June 27, 2003

By Michael Strickland

28 Days Later

It's not too difficult these days to imagine a virulent virus wiping out most of the world's population. In such a nightmarish scenario, infrastructure would quickly fail and civilization would collapse. Survival would once again be won by the fittest. But how much more difficult would it be if most of the survivors were violent, bloodthirsty zombies? No, I'm not talking about Night of the Living Dead, but rather 28 Days Later.

I confess a certain morbid fascination with such post-apocalyptic, end-of-the-world fictional scenarios. I have a whole row of paperbacks on my bookshelf dealing with this sub-genre, and I rank such dark visions of the future as Planet of the Apes, Soylent Green and Mad Max among my favorite science fiction films. However, it's been a while since I've seen a movie that captured the dread and loneliness of what the end of the world must feel like. Duds like Waterworld and The Postman (Costner ruined a great novel) tried too hard, and cheeseballs like Armageddon and Deep Impact just tried to sell popcorn. In fact, I have to think back as far as The Quiet Earth to come up with a post-apocalyptic film that had intelligence and introspection.

Which is why I was looking forward to seeing 28 Days Later today (so much so that I went to see it alone). Haunting visions of a man wandering alone in a deserted, trash-strewn London intrigued me. The reviews I read seemed favorable. The premise—a virus runs rampant across England, turning people into crazed zombies—seemed a bit cliché and possibly downright silly. But director Danny Boyle (Trainspotting, Shallow Grave) executed the story with intelligence and originality. Introspective sequences of character development drew you into the movie, making the hair-raising thrills and chills—which were rendered with more suspense and less gore than you'd expect from a zombie movie—all the more immediate.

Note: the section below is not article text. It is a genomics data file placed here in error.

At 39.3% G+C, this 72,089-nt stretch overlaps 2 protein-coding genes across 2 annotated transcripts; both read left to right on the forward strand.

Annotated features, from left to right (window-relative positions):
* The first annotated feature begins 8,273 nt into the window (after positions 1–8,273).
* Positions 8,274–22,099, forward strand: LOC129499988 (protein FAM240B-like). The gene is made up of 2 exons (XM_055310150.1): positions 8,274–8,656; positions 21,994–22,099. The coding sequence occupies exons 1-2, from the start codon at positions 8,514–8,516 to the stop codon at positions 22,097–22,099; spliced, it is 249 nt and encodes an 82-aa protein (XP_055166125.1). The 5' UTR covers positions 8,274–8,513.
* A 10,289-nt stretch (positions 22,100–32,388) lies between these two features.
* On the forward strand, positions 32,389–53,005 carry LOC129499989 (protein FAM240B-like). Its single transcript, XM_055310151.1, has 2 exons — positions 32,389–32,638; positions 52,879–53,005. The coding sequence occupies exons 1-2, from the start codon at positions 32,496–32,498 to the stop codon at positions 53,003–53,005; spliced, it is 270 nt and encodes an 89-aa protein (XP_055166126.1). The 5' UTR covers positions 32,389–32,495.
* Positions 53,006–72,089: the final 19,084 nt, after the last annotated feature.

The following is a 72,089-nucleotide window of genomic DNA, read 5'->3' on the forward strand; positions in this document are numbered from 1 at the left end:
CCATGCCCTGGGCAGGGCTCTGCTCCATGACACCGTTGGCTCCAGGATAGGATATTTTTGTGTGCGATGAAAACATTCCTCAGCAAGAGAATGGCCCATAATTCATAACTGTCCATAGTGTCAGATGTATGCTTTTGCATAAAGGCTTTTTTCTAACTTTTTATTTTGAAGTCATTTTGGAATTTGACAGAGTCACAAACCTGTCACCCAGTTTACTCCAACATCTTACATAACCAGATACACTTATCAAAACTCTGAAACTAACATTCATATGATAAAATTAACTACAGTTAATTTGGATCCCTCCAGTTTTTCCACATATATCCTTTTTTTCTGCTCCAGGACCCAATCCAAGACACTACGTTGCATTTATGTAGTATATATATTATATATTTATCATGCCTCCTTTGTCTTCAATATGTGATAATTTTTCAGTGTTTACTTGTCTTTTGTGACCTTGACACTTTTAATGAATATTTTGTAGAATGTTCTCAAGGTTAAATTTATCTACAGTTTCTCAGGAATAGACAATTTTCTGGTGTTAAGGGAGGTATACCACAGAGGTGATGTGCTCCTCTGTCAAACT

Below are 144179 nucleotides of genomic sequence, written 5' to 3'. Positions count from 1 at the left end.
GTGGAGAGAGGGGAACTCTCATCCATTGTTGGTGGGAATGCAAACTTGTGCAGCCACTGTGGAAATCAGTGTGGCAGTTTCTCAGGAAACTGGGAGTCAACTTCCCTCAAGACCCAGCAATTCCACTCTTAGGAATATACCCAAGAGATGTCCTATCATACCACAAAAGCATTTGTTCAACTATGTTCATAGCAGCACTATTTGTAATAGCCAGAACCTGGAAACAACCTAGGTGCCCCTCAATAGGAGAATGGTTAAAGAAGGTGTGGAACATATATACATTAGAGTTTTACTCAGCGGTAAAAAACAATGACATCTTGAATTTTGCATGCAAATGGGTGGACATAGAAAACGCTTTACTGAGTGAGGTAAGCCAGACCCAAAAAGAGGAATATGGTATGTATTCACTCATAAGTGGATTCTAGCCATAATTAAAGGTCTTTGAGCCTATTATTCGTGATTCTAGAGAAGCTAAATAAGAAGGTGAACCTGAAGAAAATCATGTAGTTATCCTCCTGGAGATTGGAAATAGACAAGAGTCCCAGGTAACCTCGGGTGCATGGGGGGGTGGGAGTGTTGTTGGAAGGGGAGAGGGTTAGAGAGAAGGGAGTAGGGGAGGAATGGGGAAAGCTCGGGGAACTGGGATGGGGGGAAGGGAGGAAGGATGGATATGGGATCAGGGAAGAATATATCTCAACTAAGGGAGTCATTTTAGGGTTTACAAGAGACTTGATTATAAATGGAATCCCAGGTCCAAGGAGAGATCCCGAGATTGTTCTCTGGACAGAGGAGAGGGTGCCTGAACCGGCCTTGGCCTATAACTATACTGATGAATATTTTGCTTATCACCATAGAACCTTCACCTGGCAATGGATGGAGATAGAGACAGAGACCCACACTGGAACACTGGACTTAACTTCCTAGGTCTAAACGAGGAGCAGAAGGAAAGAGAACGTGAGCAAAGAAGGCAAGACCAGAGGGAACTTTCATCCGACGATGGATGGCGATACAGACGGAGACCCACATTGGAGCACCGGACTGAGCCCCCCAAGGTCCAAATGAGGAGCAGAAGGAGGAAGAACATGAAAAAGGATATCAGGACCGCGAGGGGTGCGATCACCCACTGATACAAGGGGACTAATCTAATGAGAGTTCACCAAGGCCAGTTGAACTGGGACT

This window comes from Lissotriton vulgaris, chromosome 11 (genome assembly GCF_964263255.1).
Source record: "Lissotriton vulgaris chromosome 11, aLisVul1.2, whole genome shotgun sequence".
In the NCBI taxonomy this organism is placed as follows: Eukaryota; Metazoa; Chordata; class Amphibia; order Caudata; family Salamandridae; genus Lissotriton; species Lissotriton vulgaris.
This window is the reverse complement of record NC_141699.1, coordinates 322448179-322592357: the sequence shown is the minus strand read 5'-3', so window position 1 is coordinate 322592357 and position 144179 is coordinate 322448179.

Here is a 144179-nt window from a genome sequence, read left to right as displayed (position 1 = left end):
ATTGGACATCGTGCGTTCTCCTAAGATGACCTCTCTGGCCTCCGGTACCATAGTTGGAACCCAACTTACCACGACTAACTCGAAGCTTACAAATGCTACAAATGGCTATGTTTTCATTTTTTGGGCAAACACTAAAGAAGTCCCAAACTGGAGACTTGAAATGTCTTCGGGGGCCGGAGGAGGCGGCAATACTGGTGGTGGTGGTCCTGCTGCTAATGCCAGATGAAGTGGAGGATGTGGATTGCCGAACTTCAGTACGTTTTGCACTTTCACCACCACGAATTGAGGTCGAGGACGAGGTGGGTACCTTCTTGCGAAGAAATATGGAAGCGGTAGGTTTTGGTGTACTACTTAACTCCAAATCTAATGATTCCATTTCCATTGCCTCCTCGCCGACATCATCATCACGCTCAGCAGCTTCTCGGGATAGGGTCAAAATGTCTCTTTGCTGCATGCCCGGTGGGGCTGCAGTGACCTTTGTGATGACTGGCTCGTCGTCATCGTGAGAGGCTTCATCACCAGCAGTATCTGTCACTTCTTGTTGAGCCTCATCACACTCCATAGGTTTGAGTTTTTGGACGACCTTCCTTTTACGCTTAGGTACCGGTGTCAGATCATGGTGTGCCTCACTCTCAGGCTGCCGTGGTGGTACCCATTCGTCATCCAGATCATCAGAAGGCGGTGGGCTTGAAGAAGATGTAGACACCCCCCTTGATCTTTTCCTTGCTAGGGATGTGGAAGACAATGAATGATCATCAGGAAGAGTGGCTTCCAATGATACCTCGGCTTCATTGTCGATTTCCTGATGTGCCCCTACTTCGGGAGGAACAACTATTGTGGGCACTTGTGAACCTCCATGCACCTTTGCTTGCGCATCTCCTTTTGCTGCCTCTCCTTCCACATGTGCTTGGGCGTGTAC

I found myself thinking about this film long after I watched the credits roll, which always makes me feel like I got my money's worth. I'd call 28 Days Later a must-see for fans of the genre, and firmly endorse it as a backup if your first choice, that future Oscar winner Charlie's Angels 2, is sold out.


©2003 Michael Strickland ALL RIGHTS RESERVED

What is "The Daily Strick"?

I have long called myself a writer, but too often I don't do what a writer must do daily: write. So you, dear reader, are the beneficiary of my resolution to make a positive change in at least one area of my life. Every single day of this new year (almost), I will write something, anything, and post it here. It is my intention to use this daily exercise to jump-start my too-long-dormant creative energies, and perhaps generate some worthwhile material this year. Hopefully you will find at least an occasional amusement or insight in my daily musings.

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June Columns:

6/30: Halfway There
6/27: 28 Days Later
6/26: I Am a Racist
6/24: America the Obese
6/23: Reality TV Sells
6/20: June Gloom
6/18: Hatch's Hollywood Hacking
6/16: Qualcomm Stadium
6/15: Happy Father's Day
6/14: Flag Day
6/13: Friday the 13th
6/12: Extreme
6/9: Spammed
6/8: Lack of PLANning
6/7: When Grass Attacks
6/4: Culture Shock
6/1: The Baja 500
Previous months in The Archive

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